A good parenting agreement is key to avoiding conflicts between parents who are no longer together in an intimate relationship. When parents stop being a couple, they still need to think like a team when it comes to their minor children.
While there are all kinds of issues that have to be addressed in a parenting plan, one that you may not have considered is the ground rules concerning electronics. Even if your children are still pretty young, technology is so pervasive in American life that the issues can quickly pile up.
Here are some things to consider as you discuss the issue with your ex:
- How much “screen time” is allowed? Maybe you and your ex agree that it puts a kid at a disadvantage not to be as familiar as possible with modern technology, so you don’t want to limit them entirely. But you also don’t want the kids to use the game system as a substitute for all other things. Talk about this now, before it becomes a problem.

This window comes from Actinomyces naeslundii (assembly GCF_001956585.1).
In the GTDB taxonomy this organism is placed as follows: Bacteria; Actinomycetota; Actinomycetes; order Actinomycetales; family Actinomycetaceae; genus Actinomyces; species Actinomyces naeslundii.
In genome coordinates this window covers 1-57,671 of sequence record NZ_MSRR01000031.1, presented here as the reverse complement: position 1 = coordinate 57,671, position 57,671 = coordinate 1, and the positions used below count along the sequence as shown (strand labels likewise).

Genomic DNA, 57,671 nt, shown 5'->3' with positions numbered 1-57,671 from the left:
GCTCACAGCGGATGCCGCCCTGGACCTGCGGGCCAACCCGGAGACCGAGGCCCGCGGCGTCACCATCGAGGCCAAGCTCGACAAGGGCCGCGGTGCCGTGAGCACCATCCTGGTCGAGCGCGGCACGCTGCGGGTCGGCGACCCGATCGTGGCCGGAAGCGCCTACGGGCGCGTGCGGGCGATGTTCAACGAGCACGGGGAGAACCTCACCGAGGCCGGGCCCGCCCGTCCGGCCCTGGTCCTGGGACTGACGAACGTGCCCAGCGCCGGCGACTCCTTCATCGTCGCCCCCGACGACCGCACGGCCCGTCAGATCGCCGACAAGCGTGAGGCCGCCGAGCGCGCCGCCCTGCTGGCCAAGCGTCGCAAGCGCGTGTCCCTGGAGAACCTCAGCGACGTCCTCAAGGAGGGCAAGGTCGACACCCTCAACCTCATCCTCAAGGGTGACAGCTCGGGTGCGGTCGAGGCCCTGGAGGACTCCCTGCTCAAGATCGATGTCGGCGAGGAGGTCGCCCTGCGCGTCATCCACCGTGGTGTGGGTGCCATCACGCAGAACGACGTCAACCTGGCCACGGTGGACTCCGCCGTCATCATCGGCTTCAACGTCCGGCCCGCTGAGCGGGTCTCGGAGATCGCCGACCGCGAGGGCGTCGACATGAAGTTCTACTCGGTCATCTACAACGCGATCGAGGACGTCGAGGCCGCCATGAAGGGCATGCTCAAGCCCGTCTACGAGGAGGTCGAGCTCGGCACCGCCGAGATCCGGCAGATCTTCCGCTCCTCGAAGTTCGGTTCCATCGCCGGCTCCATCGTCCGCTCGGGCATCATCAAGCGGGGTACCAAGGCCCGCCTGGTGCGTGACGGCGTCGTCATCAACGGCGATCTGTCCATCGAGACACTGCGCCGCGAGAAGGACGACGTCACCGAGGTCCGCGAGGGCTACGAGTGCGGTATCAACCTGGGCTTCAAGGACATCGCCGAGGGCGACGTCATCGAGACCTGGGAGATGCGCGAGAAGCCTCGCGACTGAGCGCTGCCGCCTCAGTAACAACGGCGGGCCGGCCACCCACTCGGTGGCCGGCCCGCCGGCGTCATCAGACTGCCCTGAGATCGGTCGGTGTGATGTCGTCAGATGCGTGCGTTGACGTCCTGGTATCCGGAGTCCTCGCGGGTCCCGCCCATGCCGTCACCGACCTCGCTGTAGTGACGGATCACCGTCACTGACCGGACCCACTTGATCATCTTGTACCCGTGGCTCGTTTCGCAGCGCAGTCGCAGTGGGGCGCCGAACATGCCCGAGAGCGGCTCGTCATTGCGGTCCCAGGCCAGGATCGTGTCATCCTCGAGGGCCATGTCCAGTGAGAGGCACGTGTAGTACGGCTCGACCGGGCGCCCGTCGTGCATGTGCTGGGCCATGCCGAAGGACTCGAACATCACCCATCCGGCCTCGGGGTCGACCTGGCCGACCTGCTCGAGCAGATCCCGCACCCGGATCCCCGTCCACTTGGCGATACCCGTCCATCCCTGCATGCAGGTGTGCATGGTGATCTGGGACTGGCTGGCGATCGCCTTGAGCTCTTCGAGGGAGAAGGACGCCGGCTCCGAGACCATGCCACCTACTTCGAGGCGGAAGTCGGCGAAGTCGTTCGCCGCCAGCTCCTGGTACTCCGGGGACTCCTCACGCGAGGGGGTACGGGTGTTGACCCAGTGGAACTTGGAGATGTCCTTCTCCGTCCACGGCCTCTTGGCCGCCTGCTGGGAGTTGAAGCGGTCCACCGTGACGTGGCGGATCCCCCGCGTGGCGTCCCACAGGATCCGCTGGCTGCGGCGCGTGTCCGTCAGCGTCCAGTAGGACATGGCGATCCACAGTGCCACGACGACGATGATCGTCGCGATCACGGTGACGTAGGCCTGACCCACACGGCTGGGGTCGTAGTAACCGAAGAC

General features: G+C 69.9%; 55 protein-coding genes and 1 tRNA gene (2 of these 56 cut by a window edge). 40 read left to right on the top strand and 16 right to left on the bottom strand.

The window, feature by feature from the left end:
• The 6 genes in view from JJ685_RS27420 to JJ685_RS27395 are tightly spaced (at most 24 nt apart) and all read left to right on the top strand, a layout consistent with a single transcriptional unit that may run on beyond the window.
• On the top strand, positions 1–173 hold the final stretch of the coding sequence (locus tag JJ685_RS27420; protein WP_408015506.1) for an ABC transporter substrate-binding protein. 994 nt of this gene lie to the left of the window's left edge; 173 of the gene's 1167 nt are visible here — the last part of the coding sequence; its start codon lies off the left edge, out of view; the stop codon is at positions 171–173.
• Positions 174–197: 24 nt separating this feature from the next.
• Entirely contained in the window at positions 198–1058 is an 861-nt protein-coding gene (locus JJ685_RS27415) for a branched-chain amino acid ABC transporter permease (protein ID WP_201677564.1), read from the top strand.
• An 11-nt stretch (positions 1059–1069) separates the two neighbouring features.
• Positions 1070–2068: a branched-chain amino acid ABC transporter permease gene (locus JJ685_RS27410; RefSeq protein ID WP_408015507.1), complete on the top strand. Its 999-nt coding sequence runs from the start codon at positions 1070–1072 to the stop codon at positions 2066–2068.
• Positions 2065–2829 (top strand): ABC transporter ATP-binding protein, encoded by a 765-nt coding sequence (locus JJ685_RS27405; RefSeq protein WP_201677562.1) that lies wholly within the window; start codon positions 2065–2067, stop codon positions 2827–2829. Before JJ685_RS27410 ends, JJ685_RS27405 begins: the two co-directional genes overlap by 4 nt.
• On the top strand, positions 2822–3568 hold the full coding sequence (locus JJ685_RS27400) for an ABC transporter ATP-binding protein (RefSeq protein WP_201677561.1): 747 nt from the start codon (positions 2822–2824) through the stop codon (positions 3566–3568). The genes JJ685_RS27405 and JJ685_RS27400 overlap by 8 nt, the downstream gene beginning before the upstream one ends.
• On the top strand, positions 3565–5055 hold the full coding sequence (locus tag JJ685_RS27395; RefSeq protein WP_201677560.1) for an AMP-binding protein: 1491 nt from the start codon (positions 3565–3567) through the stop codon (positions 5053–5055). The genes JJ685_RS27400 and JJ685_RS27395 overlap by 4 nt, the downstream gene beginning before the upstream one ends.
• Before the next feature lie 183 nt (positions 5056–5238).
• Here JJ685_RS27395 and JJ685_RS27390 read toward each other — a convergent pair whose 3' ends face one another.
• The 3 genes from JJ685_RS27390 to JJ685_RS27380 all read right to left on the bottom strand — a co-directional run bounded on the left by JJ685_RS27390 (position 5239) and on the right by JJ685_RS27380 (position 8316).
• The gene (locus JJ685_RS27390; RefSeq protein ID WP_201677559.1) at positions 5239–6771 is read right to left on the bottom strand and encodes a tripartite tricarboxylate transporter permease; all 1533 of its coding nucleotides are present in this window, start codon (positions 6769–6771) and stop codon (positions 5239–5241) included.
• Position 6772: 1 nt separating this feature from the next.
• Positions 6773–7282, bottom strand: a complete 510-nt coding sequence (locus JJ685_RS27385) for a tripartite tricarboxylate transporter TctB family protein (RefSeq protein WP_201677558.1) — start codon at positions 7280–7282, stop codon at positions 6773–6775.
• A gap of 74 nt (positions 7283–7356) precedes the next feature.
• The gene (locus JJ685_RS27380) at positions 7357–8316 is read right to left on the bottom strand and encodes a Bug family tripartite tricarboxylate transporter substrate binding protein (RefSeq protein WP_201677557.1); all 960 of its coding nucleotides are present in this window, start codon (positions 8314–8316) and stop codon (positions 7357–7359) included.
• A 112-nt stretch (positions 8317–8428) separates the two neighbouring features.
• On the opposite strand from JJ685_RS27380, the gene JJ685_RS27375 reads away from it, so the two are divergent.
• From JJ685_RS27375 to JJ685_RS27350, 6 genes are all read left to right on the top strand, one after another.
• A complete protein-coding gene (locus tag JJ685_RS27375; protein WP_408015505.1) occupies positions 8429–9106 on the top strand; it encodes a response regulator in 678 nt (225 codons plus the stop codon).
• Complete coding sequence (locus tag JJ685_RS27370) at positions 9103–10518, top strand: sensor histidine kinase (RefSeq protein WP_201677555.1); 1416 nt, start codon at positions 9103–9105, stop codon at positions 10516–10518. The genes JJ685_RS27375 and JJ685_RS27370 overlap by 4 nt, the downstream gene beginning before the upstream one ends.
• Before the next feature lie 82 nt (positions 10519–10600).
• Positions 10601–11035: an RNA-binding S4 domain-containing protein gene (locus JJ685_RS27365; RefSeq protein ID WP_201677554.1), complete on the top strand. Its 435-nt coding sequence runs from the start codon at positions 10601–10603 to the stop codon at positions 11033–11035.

- When is a kid old enough for a phone? How about a tablet or a computer? Having some agreements about when children will have personal electronics (rather than share with their parents) is important. Some parents feel like it’s okay for a 10-year-old to have a cellphone, while others want their kids to wait until they’re teens.
- Who will pay for the electronics and all that entails? Smartphones and game systems come with monthly fees and subscription costs, and those can get pricey. Having an agreement about which parent will pony up the cash (or split the bills) is essential.
- When can access to electronics be restricted? Can one parent unilaterally take away a cellphone or access to the computer to punish a child? How will that affect the other parent’s ability to freely communicate with the child?
Don’t let these important issues slip by when you’re drafting your parenting plan. An experienced family law attorney here in Texas can help you avoid serious mistakes.